UFV MBB Midseason Review
It is no secret that the margin for error in basketball is slim. A costly turnover, an ill-advised shot, or an empty offensive possession can spell defeat for a University of the Fraser Valley (UFV) Cascades team that is sculpting its identity in the wake of key players graduating last year.
The departure of three seniors — Navjot Bains, Mark Johnson and Andrew Morris — has thrust several Cascades into the spotlight, which in turn has brought both exciting revelations, as well as evidence of the growing pains that you would expect from a team that is learning on the fly.
Progression has arrived in the form of Sukhjot Bains’ improved three-point stroke, Parm Bains’ ever-expanding offensive arsenal, and the emergence of the likes of Matt Cooley, Kenan Hadzovic and Vlad Mihaila as key cogs in head coach Adam Friesen’s rotation.
Individual achievements aside, the Cascades are a group that is still growing as a unit. They are capable of competing for a Canada West playoff berth, but the window of opportunity to elevate themselves into playoff position is waning – a fact that team leaders like Sukhjot and Parm are equally aware of.
“We need to figure out how to finish games. That comes with experience, but right now we have let a few close ones slip away. We need to come together as a group and be able to deliver that knockout punch,” Parm said.
The Cascades entered the holidays with a 3-5 record. Despite the losing record, the team’s outlook on the remaining 12 games in the season is positive due to the fact that the veterans know that with improved offensive and defensive execution, UFV would have a winning record. The average margin of defeat across each of the Cascades’ five losses is 5.2 points, including a heartbreaking two-point loss in the season opener against the Winnipeg Wesmen, and a one-point defeat at the hands of the Lethbridge Pronghorns.
With 2019 in the rear-view mirror, the Cascades know that they face an uphill battle, though not an impossible one. After all, they’ve been here before. The Cascades put Canada West on notice last year thanks to a 10-game win streak, which proved to be an integral stretch that propelled the Cascades to a 13-7 finish and a first-round matchup against the University of British Columbia (UBC) Thunderbirds.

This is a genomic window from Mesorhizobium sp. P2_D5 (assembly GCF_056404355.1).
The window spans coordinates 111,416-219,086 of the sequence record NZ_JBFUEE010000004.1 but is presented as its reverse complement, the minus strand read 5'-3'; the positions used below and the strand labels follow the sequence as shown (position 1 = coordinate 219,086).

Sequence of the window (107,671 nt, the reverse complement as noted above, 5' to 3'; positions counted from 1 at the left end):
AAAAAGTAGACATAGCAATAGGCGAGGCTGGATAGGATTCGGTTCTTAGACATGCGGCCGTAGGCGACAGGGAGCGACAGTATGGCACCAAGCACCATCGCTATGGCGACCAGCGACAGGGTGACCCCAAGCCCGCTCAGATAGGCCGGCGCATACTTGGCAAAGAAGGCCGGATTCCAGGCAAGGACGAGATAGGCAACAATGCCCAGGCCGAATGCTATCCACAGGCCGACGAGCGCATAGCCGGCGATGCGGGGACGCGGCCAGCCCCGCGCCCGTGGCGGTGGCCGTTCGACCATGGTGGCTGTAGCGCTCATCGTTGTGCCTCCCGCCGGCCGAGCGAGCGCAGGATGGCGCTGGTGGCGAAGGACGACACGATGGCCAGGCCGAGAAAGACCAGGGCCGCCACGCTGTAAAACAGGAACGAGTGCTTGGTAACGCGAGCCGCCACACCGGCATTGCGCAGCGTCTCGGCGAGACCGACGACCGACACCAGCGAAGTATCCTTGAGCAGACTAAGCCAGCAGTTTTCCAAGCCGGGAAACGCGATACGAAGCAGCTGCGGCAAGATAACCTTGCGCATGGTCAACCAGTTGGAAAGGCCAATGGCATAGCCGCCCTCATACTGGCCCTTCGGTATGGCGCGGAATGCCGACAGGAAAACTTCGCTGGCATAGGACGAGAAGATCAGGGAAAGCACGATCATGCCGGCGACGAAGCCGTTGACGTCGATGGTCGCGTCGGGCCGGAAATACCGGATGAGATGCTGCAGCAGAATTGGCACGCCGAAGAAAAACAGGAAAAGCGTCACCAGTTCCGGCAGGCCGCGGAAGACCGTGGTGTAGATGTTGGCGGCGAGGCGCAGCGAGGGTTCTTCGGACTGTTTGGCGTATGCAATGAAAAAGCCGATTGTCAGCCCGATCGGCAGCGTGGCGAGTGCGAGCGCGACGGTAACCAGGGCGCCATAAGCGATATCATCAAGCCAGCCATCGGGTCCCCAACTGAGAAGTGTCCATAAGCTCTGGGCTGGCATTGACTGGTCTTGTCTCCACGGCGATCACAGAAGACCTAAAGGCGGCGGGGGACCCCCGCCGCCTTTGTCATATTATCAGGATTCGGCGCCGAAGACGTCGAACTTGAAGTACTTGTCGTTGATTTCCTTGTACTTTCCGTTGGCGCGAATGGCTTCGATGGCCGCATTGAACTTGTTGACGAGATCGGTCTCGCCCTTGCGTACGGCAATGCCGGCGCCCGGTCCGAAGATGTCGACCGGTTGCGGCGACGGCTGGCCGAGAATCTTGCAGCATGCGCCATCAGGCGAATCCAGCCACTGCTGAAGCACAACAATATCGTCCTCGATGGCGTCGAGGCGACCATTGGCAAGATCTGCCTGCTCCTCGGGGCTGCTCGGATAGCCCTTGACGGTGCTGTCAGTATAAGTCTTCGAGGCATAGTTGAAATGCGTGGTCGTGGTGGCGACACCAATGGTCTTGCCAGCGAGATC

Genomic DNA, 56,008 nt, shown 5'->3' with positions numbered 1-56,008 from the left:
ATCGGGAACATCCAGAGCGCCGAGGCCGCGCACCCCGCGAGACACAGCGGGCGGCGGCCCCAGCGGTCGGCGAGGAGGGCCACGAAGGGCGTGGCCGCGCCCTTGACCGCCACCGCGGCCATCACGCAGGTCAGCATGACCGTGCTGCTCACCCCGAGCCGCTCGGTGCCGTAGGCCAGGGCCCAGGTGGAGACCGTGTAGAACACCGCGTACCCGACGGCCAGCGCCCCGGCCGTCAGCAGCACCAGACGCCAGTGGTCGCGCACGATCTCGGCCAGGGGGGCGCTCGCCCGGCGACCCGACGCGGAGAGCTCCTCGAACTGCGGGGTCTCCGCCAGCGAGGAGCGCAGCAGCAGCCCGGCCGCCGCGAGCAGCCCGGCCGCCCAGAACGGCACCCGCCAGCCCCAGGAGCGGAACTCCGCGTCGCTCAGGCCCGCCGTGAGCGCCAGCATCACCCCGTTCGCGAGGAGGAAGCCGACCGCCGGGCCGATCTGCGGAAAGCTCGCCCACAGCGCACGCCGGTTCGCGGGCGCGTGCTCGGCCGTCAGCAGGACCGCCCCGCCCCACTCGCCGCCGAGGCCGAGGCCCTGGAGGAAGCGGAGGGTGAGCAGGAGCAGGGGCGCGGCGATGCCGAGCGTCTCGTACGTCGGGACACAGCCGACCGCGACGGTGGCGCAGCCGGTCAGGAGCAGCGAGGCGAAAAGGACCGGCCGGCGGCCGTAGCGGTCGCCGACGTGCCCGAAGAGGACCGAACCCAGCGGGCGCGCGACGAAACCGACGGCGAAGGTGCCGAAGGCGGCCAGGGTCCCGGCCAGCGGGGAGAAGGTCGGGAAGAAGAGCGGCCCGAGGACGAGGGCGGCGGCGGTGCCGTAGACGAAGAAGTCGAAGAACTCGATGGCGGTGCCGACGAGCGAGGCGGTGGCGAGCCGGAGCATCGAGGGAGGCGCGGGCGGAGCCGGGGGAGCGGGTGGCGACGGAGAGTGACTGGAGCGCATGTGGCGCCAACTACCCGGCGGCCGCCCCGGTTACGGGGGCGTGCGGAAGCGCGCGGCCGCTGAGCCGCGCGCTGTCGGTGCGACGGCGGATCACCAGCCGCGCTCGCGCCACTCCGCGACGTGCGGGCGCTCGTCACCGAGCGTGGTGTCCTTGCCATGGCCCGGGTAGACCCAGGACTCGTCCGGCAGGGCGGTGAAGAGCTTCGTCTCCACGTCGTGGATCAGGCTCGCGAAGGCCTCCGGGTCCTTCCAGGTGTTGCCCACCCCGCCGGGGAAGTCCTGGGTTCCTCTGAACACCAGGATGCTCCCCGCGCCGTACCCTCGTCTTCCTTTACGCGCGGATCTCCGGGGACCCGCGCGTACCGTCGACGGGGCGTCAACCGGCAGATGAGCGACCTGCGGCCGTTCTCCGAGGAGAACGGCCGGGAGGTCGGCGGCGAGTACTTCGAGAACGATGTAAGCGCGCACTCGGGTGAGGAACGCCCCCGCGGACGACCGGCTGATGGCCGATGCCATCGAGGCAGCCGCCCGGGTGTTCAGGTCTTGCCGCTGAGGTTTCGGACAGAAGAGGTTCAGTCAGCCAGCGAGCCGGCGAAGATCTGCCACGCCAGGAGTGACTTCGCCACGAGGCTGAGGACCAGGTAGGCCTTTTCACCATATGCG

The Cascades nearly pulled off the upset, stealing the series’ opening game 92-79 before ultimately falling to the Thunderbirds in three games.
“It was a disappointing end to our season. We felt like we had earned our place among the top teams in Canada West and that was our moment to take the next step. It stung when we let that slip away, but we learned a lot from it and realized what we’re capable of,” Sukhjot said.
The Cascades’ 2018-19 season needed a pivotal turning point against a Canada West powerhouse. Sporting a 1-4 record at the time, the Cascades defeated the University of Alberta Golden Bears 80-73 to split a crucial series at home in Abbotsford. Though unbeknownst to them at the time, the win proved to be the spark that ignited the Cascades’ eventual 10-game win streak.
Just over a year later, the Cascades are at a similar crossroads as they face the 8-2 UBC Thunderbirds tonight. UBC currently sits third in Canada West behind only Alberta and Calgary. It may be too dire to label the series a must-win, but if the Cascades can’t at least split the series then they will need to recapture last year’s magic in order to claw back into playoff contention.
“It’s a huge series for us and a chance to make a statement. We’re not a team that you can sleep on. Yes, a few seniors graduated and we’ve lost a few closes one, but we have an athletic and motivated group that wants to surprise people,” Parm said.
There are no shortage of storylines heading into this weekend’s series. With a weekend sweep, UBC head coach Kevin Hanson would pass Don Horwood (Alberta) as the winningest coach in Canada West history with 314 victories to his credit. Parm Bains is also chasing his own piece of history.
Parm has hit 37 three-pointers through eight games, putting him on pace to nail 92 this season, which would shatter the previous Canada West single-season record of 82, co-held by Nathan Dixon (Manitoba Bisons, 2008-09) and Daniel Ferguson (Alberta, 2010-11).
On any given night at UFV, Parm alone is worth the price of admission. He has quietly risen to fourth in Canada West scoring, averaging 20.4 points per game, an increase of more than four points from his average last season.
A key pillar of Parm’s success has been his three-point shooting. He’s attempting roughly two more threes a game than he did last season and he’s hitting them at an extremely high mark of 45.7 per cent. Some might call that ridiculous, but it’s become the new norm at UFV. The best part? Parm’s shooting is contagious. His counterpart Sukhjot has improved his range dramatically, boosting last season’s clip of a 24.8 to 38 per cent.
As a team, the Cascades lead Canada West in three-point shooting at 40.5 per cent, but the impressive offensive stat will be relegated to background noise if the Cascades’ defence isn’t able to stymie UBC’s high-octane play. Entering tonight, the Thunderbirds were averaging the second most points, the most assists and the fewest turnovers per game in the conference.
“This series coming up has a lot of similarities to last year’s games against Alberta. We were below .500 and needed something to rally around. This year we have to take it one game at a time and not play down to anyone. Every team is tough and we can’t take any games off,” Sukhjot said.
It has been more than six years since UFV hosted the Thunderbirds for regular season action. All signs point toward the series being a shootout, with more than just a chance at redemption on the line.